Albums from the Lost and Found: Careless / Bowling in Paris (Part 2)

by Jeff Fiedler

Albums from the Lost & Found is a regular feature on thegreatalbums.com in which contributor Jeff Fiedler reviews and helps us rediscover great pop albums that seem to have been lost to time.

1989’s Bowling in Paris (which hilariously boasts a thank-you in the liner notes to Nintendo “for the brain rest via Super Mario II and Solomon’s Key”) is another kind of beast entirely – one boasting fuller and glossier production and a much heavier helping of up-tempo tunes – but it’s every bit as good, if not perhaps even better.

The disc – produced in part by Phil Collins and Hugh Padgham, while Michael Omartian and Gus Dudgeon handle most of the remaining cuts – is also every bit as guest-packed as Careless, the session players this time around including Steve Lukather, Nathan East, Adrian Lee, Pete Wingfield, Dann Huff, Brenda Russell, and Randy Crawford. Bishop even pulls off a serious booking coup by closing the disc with the all-star “Hall Light,” on which Bishop is backed by Collins on drums, longtime friend Clapton on guitar, and Sting on bass and backing vocals.

In stark contrast to Careless, Bowling in Paris opens with three consecutive Omartian-produced up-tempo tunes, beginning with the excellent “Mister Heartbreak” (co-written by Bishop with Peter Rafelson, best known for writing Madonna’s “Open Your Heart,” and featuring backing vocals from – surprisingly enough – Debby Boone of “You Light Up My Life” fame!) and the very catchy “Think I Know What Love Is.”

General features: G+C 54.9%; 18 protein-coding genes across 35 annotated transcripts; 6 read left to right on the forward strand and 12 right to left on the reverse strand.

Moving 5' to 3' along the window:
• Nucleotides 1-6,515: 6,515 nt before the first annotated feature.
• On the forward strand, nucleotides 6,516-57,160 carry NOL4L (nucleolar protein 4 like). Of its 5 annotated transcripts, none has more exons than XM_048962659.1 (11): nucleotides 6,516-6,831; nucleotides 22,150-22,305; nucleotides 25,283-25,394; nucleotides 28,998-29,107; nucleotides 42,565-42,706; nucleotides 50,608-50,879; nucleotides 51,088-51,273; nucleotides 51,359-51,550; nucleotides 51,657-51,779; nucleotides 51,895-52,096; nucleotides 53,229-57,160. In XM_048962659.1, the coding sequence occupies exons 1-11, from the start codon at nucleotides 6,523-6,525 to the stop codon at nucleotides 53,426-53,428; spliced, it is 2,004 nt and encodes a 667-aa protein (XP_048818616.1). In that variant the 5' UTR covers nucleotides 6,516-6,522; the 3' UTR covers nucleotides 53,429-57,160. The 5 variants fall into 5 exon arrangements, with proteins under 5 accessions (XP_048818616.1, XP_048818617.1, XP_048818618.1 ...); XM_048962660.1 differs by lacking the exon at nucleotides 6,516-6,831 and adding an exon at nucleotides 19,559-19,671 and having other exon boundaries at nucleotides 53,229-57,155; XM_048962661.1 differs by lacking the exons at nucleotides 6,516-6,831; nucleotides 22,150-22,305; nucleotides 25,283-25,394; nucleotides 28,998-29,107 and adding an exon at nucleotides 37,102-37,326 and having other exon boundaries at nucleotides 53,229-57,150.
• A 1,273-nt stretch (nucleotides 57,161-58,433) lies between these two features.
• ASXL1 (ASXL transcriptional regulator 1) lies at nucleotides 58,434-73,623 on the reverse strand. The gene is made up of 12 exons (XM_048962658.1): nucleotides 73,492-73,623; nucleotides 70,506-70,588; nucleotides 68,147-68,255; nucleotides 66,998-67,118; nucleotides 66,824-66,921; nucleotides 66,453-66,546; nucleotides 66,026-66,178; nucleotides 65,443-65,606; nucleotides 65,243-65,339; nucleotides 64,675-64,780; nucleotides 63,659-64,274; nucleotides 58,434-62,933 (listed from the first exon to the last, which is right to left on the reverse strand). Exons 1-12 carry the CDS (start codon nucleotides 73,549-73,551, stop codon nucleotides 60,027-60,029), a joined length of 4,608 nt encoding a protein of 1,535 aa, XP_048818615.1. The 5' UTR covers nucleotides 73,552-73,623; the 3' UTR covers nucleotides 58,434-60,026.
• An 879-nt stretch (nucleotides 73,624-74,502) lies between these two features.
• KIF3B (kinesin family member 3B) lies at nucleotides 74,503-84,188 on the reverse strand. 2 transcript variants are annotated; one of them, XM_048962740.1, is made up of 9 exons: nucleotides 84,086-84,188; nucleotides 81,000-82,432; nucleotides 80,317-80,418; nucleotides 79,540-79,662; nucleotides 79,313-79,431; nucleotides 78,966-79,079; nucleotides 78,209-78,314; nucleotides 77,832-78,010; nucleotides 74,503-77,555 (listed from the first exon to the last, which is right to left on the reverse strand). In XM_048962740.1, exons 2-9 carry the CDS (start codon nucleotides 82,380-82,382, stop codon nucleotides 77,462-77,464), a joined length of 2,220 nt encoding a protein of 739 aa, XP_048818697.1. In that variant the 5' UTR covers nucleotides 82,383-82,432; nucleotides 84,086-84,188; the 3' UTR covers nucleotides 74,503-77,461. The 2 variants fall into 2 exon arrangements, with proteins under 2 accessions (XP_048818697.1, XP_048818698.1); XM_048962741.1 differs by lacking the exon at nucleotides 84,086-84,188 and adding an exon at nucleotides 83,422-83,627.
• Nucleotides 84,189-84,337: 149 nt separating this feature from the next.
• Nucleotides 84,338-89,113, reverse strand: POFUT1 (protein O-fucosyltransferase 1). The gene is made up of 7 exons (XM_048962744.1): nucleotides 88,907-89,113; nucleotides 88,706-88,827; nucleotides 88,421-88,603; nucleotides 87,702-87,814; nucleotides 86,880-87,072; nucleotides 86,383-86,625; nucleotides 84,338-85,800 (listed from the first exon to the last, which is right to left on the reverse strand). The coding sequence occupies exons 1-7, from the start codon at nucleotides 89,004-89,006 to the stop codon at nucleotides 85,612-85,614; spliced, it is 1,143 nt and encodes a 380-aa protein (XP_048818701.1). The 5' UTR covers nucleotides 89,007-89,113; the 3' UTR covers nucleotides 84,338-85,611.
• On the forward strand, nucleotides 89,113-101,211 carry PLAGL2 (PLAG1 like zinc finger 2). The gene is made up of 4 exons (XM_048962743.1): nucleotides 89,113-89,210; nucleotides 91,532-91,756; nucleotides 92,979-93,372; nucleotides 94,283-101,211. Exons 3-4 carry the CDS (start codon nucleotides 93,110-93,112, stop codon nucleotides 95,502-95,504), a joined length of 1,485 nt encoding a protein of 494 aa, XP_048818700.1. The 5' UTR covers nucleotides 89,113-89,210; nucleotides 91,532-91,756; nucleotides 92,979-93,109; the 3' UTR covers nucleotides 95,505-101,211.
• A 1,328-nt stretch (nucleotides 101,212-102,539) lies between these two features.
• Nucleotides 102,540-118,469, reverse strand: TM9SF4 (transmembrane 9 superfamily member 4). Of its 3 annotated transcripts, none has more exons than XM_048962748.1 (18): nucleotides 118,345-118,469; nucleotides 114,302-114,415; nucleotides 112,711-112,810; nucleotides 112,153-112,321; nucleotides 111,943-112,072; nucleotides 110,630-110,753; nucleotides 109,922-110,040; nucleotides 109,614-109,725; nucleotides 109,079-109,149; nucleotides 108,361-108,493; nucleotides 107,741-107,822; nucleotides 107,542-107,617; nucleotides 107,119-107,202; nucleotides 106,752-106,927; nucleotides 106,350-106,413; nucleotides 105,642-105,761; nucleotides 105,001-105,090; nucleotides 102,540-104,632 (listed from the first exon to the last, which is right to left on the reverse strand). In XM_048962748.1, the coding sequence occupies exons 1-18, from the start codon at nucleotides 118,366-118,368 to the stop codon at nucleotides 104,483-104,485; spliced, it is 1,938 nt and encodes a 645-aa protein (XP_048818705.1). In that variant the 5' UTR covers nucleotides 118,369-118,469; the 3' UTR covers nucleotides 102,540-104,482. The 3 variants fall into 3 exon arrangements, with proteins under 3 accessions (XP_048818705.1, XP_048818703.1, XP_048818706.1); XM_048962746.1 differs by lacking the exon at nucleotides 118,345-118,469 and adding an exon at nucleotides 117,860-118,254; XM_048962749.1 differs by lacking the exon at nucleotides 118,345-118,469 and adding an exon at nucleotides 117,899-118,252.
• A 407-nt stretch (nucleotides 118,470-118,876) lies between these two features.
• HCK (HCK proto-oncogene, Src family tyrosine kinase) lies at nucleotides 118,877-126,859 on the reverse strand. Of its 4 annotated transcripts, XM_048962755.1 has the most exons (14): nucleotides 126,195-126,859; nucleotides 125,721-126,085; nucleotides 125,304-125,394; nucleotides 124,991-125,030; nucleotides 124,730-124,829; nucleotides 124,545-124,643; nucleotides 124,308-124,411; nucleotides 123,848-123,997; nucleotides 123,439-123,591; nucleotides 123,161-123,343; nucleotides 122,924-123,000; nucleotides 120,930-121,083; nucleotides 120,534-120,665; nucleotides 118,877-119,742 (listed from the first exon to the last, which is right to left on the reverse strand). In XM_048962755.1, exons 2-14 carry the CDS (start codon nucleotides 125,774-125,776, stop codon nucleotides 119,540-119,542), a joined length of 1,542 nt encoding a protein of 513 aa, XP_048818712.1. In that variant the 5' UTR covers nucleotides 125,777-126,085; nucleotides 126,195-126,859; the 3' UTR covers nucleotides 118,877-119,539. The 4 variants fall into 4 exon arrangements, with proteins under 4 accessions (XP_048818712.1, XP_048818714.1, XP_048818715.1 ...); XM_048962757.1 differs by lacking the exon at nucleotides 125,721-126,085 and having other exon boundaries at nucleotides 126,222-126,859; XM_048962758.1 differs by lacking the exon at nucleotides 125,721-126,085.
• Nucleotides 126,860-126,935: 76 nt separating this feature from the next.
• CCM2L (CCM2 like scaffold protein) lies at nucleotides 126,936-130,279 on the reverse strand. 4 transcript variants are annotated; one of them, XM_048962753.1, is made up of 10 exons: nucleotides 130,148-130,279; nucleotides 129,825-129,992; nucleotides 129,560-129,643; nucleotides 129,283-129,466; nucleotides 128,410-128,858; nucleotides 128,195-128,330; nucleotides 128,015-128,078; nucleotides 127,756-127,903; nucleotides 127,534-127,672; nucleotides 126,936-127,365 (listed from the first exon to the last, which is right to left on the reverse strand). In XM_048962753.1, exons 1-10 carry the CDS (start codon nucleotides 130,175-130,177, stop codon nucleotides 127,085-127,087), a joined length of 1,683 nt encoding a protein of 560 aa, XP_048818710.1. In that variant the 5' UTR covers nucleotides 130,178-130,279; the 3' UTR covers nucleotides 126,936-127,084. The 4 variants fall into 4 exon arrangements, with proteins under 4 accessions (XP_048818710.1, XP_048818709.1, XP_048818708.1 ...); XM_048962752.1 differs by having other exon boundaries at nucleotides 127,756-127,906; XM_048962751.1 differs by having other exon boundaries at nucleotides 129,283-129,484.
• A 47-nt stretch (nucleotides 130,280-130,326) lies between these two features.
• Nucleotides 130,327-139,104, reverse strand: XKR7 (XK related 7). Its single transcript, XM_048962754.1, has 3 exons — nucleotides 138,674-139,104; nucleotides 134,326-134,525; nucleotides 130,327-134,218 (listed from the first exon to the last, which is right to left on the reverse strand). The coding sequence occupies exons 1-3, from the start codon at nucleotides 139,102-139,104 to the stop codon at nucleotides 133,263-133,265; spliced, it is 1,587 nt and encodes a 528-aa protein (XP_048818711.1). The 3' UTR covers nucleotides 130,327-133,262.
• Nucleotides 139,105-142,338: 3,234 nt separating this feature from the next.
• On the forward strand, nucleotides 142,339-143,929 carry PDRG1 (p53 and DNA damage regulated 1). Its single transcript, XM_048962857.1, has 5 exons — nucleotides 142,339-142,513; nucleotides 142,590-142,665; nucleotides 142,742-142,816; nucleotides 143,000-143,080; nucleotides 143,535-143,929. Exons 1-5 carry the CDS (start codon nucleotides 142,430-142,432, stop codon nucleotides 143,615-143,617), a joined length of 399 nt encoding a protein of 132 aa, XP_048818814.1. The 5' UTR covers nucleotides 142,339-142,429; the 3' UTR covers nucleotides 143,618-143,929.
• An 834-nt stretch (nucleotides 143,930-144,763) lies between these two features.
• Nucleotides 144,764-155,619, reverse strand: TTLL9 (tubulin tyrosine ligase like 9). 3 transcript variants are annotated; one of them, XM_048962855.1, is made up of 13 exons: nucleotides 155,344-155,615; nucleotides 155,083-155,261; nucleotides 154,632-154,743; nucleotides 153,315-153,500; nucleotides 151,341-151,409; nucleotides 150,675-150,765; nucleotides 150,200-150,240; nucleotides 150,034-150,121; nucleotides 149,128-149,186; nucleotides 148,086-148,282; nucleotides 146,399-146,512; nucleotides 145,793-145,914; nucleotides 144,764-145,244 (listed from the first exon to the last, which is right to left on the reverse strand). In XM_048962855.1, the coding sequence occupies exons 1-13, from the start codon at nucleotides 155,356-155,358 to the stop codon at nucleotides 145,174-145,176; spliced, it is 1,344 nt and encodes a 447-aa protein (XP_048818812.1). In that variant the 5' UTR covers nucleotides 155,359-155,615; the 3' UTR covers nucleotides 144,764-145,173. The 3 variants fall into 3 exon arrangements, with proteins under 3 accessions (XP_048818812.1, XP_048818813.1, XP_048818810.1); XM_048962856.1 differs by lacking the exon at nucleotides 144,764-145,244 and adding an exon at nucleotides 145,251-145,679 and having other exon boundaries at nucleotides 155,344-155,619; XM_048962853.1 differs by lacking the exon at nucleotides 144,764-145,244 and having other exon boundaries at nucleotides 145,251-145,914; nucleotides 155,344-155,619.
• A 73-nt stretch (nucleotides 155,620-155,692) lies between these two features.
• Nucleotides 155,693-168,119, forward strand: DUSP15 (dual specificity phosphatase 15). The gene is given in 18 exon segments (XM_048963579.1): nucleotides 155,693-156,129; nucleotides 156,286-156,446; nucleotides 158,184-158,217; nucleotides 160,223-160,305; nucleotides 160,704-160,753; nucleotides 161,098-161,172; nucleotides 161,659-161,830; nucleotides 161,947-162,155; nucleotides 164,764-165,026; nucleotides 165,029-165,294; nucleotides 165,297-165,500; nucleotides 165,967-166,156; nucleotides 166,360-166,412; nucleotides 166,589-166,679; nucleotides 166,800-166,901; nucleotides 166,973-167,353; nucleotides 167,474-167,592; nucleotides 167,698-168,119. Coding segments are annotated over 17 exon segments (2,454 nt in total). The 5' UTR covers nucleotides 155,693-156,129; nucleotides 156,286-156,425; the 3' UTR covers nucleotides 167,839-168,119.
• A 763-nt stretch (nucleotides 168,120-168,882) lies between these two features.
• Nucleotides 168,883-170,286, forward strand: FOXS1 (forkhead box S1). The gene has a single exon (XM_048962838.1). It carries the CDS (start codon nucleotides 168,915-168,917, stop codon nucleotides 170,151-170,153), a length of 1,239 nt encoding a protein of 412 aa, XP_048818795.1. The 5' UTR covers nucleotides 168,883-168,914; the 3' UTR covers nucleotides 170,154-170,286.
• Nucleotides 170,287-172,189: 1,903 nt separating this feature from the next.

The album’s first ballad, the heavily atmospheric “Sleeping with Girls,” is co-produced by Collins (who, naturally, also provides his ever-distinctive drumming) and features Crawford and Russell on backing vocals, while Collins also brings out Bishop’s inner rocker in the surprisingly muscular “Love at a Distance,” which Atlantic really, really dropped the ball by not releasing as a single. But the album isn’t without its softer moments, either, and Bishop returns to the wistful, lovely balladry of old in the dreamy grooves of “Parked Cars.”

Sadly, nothing here even so much as reached the Hot 100 – 1983’s “It Might Be You” remains his most recent Top 40 hit to date – but Bishop would have a sizable Adult Contemporary hit from the album with its best track, a re-recorded version of Bishop’s song “Walking on Air,” which had yet to surface in any form on record prior to Bowling in Paris but had garnered attention as the closing theme to the 1986 film The Boy Who Could Fly

An interesting footnote to the album is that, while it may not have resulted in any Hot 100 hits for Bishop, it did indirectly result in a major hit for one of the album’s producers. Collins had suggested during their sessions together that Bishop cover the Mindbenders’ 1966 Number Two smash “A Groovy Kind of Love.” The song was re-arranged as a radically-slowed-down, minimalist ballad with little more than an electric piano and a drum machine for its backing track, and Collins reportedly fell so in love with the new version that he apologized to his friend and asked if he could take the song back and cover it himself for the soundtrack of his film Buster, resulting in a Number One smash for the Genesis frontman. Though we’ll never know if Bishop’s own version would have been a hit, Bishop’s distinctive voice would make it back onto the radio the following year, anyway, thanks to Collins recruiting his friend to supply the gorgeous backing vocals on his Top Five smash “Do You Remember?” from … But Seriously.